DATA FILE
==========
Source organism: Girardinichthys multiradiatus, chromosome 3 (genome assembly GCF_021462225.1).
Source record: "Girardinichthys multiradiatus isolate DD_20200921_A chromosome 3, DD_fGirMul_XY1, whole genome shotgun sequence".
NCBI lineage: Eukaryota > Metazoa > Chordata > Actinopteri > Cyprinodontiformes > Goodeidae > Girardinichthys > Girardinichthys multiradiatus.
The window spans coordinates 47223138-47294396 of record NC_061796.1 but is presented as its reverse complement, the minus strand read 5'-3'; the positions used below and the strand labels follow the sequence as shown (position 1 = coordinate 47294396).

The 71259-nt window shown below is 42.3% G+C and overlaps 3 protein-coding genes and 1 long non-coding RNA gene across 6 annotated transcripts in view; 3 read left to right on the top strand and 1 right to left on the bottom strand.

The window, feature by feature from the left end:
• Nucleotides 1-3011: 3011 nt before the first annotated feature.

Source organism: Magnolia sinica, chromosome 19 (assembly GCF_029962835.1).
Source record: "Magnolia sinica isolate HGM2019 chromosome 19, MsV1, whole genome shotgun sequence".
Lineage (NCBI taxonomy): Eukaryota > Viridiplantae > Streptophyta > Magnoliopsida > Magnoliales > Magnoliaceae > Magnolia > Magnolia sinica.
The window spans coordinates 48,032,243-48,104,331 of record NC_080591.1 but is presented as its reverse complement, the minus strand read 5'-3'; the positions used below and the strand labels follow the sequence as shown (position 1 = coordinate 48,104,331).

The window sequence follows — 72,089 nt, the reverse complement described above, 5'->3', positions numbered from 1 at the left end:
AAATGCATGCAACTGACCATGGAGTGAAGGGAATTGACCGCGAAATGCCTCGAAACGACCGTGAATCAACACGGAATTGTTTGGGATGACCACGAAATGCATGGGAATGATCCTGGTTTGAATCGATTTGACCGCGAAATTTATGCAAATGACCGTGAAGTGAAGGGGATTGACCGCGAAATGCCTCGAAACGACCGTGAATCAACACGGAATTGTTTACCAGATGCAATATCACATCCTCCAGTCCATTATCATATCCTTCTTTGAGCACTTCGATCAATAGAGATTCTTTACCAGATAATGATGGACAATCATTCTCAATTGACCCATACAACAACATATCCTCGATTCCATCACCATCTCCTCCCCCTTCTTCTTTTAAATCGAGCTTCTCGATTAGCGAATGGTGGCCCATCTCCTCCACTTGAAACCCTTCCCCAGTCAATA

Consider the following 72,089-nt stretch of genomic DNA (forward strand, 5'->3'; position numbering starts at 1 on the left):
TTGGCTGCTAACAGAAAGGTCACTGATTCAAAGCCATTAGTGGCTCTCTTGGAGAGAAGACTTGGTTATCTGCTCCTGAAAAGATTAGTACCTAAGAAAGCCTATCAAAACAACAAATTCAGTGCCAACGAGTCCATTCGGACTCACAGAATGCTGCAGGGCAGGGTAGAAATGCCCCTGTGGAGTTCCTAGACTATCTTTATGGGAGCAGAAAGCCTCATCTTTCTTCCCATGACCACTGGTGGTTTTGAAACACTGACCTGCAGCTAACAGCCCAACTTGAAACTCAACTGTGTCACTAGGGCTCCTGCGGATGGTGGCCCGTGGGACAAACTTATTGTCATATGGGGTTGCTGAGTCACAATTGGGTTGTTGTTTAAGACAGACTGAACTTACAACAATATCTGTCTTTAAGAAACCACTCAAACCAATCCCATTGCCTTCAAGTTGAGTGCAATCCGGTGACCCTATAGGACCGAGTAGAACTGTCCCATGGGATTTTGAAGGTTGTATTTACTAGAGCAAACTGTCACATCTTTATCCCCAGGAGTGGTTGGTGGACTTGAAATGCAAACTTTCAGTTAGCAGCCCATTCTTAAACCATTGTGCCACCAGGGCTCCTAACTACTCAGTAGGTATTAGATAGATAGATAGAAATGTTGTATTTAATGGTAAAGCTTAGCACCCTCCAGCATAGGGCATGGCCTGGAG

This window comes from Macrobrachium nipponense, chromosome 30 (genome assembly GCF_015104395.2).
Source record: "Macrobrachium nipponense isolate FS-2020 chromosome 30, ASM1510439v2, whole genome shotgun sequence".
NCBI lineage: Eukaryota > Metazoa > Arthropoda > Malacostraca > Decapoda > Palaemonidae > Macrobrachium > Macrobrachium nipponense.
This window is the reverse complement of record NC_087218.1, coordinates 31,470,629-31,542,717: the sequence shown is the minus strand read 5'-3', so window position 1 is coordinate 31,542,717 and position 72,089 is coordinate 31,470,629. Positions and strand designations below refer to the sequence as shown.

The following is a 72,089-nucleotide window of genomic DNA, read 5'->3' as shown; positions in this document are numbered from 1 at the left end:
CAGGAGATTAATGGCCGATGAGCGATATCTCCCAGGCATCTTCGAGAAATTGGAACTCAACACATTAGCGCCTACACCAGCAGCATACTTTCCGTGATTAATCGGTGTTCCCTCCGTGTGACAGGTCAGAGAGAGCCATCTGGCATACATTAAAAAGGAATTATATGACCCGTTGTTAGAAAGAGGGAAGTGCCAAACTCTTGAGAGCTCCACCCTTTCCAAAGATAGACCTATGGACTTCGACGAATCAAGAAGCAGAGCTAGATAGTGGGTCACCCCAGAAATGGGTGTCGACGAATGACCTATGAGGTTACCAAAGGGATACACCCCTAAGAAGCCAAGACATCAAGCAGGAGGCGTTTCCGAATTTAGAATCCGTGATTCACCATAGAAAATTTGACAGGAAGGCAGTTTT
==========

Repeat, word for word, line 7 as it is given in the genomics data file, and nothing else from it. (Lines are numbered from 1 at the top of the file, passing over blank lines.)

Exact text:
• Nucleotides 1-3011: 3011 nt before the first annotated feature.